What is the Title of a Car?

Every Car Has a Title
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The title of a car is a legal document providing proof of ownership of a vehicle. You will need the title of a car for different situations. A title contains important information about your car. All the information on a title needs to be 100% accurate.

Details Included on a Certificate of Title

  • Vehicle Identification Number: A unique 17 letter and number identification number also know as a VIN is given to all vehicles. It is most commonly located on a car title, car insurance declarations page, proof of car insurance, a vehicle registration card, bill of sale, car loan paperwork and on the vehicle itself. The vehicle is usually labeled on the driver's side door view-able when the door is open and in the dash when looking into the car when standing outside.
  • Year, Make, and Model of the Car
  • Body Style of the Vehicle
  • Title Number
  • Date the Title was Issued
  • Odometer: The odometer reading is important. It is another way of verifying the car came into possession. Being able to verify possession is important just in case a crime is committed before you owned the vehicle or after you sell it.
  • Vehicle Weight Class: Weight class corresponds to how much it costs to register a vehicle annually. The higher the weight class, the more expensive the cost of registration.
  • Full name and Address of Owner: This maybe more than one person.
  • Lender's Name and Address: It is possible to have multiple lenders listed on a vehicle. The lender will be listed as First Secured Party or Second Secured Party. Each lender will have their name and address listed along with a Signature of Agent Line and Date area to be used when the loan is paid off.
  • Title Assignment Section: There are two sections to the Title Assignment. One is to be completed by the seller and the other one is to be completed by the buyer.
    1. Sellers: Input the names of the purchaser(s), purchaser(s) address, date of sale, selling price, odometer reading, type of odometer dreading, signature of the seller, printed name of the seller, and the seller's address.
    2. Buyer: Signature of the purchaser(s), printed name of the purchase(s), and a space for the new lenders name and address
    1. Important Info About the Title Assignment: You only get one shot at filling out this information. Mistakes are not allowed. You will not be able to scratch off, erase, or use white out to fix mistakes. Most commonly the seller puts his or her name and address into the purchaser's slot, essentially selling the car to themselves. You will need to request a duplicate title and or provide a bill of sale along with a notorized document verifying the sale from the seller depending on which state you reside.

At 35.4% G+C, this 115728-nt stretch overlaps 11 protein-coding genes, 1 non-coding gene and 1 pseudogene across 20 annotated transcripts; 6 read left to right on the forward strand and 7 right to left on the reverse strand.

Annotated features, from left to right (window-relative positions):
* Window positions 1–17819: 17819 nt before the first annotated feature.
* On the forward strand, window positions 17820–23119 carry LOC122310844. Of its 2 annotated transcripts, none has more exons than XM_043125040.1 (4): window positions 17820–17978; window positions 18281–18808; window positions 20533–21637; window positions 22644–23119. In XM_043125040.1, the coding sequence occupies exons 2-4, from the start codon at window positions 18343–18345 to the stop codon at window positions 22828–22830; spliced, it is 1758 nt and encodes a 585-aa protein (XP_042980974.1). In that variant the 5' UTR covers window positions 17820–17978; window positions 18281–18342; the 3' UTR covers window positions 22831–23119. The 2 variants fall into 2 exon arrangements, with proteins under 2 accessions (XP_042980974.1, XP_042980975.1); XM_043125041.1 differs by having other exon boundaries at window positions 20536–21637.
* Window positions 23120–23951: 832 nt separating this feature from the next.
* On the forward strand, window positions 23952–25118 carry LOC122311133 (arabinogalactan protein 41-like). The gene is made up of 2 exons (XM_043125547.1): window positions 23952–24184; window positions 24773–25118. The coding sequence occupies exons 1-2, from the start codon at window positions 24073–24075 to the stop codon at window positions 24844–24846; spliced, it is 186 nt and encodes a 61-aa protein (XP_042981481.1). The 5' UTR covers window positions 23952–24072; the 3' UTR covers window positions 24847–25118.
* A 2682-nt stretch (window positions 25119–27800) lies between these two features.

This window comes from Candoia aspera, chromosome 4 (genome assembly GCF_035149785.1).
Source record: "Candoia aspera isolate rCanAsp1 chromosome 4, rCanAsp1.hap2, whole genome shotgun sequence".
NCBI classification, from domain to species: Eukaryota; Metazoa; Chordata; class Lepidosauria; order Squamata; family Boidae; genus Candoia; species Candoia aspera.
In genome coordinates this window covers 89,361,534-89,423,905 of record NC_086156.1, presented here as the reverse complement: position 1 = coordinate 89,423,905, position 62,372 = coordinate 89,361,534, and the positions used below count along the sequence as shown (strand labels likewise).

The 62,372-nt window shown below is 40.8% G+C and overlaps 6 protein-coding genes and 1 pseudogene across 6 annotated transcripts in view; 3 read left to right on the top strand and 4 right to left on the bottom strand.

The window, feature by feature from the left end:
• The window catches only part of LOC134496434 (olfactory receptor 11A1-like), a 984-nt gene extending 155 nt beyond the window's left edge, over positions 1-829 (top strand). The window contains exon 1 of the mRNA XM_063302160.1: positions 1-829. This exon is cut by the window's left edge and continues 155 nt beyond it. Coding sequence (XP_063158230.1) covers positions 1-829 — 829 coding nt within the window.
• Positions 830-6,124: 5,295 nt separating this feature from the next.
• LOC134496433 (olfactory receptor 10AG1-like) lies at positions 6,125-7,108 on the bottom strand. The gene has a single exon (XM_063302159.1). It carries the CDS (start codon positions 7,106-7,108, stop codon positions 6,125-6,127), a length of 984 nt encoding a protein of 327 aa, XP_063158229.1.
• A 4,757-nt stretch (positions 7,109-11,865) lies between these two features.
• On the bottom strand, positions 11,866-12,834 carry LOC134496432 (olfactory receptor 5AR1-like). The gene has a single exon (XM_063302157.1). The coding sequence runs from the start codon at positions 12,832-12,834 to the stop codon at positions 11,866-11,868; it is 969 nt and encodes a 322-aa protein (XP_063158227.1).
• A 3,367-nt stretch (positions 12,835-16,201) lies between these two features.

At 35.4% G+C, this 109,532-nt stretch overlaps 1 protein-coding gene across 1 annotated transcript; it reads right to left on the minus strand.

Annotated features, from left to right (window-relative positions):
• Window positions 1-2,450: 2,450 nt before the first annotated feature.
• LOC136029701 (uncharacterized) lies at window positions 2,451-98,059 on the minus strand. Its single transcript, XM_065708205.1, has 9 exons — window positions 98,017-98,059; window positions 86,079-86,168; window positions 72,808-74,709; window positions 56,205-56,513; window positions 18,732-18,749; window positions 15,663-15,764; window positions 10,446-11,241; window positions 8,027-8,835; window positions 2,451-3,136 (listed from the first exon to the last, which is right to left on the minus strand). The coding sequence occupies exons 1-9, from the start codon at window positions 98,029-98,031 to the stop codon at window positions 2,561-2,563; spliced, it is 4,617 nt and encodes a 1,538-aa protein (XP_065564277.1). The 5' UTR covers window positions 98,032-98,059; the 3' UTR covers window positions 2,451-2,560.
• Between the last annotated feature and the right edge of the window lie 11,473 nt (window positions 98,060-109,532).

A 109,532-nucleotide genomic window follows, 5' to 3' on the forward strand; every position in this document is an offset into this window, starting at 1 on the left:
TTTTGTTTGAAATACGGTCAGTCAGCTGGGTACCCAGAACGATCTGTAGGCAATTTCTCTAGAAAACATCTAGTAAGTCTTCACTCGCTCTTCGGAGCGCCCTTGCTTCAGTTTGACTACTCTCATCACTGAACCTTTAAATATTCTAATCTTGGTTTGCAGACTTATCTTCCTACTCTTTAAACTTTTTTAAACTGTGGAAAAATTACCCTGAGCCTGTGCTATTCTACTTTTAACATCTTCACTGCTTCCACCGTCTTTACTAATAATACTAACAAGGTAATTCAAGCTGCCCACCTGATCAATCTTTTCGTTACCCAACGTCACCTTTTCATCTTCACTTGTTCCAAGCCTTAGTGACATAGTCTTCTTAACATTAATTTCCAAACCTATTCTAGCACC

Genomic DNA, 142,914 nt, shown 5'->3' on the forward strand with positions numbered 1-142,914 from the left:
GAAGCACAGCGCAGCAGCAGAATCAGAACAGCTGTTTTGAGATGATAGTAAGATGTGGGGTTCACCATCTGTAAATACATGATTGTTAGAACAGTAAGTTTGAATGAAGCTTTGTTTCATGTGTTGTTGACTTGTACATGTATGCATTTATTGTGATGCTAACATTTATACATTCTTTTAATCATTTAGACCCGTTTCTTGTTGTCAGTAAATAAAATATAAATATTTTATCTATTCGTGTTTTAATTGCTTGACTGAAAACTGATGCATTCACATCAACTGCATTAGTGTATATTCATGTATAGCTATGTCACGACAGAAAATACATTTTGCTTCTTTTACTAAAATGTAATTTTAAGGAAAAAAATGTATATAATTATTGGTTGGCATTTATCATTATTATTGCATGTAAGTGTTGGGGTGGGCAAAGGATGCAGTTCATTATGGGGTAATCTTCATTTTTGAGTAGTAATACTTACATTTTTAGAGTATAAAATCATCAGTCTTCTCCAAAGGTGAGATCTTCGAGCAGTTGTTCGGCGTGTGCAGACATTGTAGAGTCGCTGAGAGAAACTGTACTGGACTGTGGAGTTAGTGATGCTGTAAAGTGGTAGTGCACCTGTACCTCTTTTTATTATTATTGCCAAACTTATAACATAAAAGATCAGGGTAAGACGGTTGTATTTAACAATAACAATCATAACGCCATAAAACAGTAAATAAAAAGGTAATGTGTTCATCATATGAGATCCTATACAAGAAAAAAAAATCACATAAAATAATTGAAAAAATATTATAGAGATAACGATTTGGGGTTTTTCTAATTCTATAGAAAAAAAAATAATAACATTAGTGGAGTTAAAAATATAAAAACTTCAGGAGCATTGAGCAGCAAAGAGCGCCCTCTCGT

• A Very Important Notice to Sellers: The notice states "Sellers must keep a receipt or photocopy of the reassigned title for their records for 18 months or accompany the purchaser to a Secretary of State Office". What does it mean and why is it important? Knowing the person buying your vehicle actually put the vehicle in their name is what it means. If you cannot personally witness the transaction, you need to have proof you sold the vehicle. Get the purchaser(s) to fill out their portion of the title assignment. Next, fill out the seller's portion of the title assignment. Finally, make a copy and don't lose it. This is for your own protection.

    For example, you sell your car to someone you connected with online.

    He pays you in cash, you sign the title, and he leaves. Everyone seems happy. However six months later, you get a phone call about your vehicle being impounded after a serious drinking and driver accident.The vehicle was driven into several parked cars and you are listed as the owner. How is it possible, you sold the vehicle six months ago? It is because the buyer never legally put the vehicle in his name. Maybe he didn't want to pay the taxes, or maybe he has a revoked driver's license, it really does not matter the reason. Usually, things can be worked out to where you are not held liable. Having a copy of the signed title on hand would clear it up a whole lot faster. Potentially, you could be at risk of being responsible for the driver's actions since you are the current owner of the vehicle.

    Do I Need My Title To Get Car Insurance

    Most insurance carriers will not require the title to be shown in order to get a car insurance policy. It does have helpful information on it to speed up the insurance process. Getting quick access to the VIN and lender information on a title can certainly come in handy when getting a quote or making a car insurance change.